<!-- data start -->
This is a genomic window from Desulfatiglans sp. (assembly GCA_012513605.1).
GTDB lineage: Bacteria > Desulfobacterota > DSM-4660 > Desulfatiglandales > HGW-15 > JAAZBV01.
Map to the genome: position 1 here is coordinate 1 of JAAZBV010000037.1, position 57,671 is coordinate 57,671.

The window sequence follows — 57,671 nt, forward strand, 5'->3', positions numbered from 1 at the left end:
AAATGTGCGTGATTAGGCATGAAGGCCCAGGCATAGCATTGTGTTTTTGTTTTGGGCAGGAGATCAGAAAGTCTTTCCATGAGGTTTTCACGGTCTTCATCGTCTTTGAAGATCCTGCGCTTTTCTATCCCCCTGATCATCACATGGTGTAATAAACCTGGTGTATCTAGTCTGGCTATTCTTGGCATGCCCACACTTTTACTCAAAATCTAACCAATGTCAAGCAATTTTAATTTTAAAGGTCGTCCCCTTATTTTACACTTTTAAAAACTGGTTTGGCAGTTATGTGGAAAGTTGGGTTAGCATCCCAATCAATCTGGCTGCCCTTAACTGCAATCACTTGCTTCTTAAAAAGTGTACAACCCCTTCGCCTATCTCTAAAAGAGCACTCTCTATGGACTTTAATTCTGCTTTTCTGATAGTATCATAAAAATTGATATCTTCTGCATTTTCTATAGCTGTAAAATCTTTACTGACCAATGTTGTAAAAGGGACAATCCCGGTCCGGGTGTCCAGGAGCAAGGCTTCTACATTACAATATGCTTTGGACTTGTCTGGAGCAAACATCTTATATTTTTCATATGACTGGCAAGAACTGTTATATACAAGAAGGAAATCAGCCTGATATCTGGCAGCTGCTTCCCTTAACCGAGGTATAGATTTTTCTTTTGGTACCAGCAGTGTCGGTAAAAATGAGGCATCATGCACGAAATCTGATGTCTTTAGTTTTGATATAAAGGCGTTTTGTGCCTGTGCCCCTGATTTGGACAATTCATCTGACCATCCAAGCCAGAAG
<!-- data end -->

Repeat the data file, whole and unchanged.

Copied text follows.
This is a genomic window from Desulfatiglans sp. (assembly GCA_012513605.1).
GTDB lineage: Bacteria > Desulfobacterota > DSM-4660 > Desulfatiglandales > HGW-15 > JAAZBV01.
Map to the genome: position 1 here is coordinate 1 of JAAZBV010000037.1, position 57,671 is coordinate 57,671.

The window sequence follows — 57,671 nt, forward strand, 5'->3', positions numbered from 1 at the left end:
AAATGTGCGTGATTAGGCATGAAGGCCCAGGCATAGCATTGTGTTTTTGTTTTGGGCAGGAGATCAGAAAGTCTTTCCATGAGGTTTTCACGGTCTTCATCGTCTTTGAAGATCCTGCGCTTTTCTATCCCCCTGATCATCACATGGTGTAATAAACCTGGTGTATCTAGTCTGGCTATTCTTGGCATGCCCACACTTTTACTCAAAATCTAACCAATGTCAAGCAATTTTAATTTTAAAGGTCGTCCCCTTATTTTACACTTTTAAAAACTGGTTTGGCAGTTATGTGGAAAGTTGGGTTAGCATCCCAATCAATCTGGCTGCCCTTAACTGCAATCACTTGCTTCTTAAAAAGTGTACAACCCCTTCGCCTATCTCTAAAAGAGCACTCTCTATGGACTTTAATTCTGCTTTTCTGATAGTATCATAAAAATTGATATCTTCTGCATTTTCTATAGCTGTAAAATCTTTACTGACCAATGTTGTAAAAGGGACAATCCCGGTCCGGGTGTCCAGGAGCAAGGCTTCTACATTACAATATGCTTTGGACTTGTCTGGAGCAAACATCTTATATTTTTCATATGACTGGCAAGAACTGTTATATACAAGAAGGAAATCAGCCTGATATCTGGCAGCTGCTTCCCTTAACCGAGGTATAGATTTTTCTTTTGGTACCAGCAGTGTCGGTAAAAATGAGGCATCATGCACGAAATCTGATGTCTTTAGTTTTGATATAAAGGCGTTTTGTGCCTGTGCCCCTGATTTGGACAATTCATCTGACCATCCAAGCCAGAAG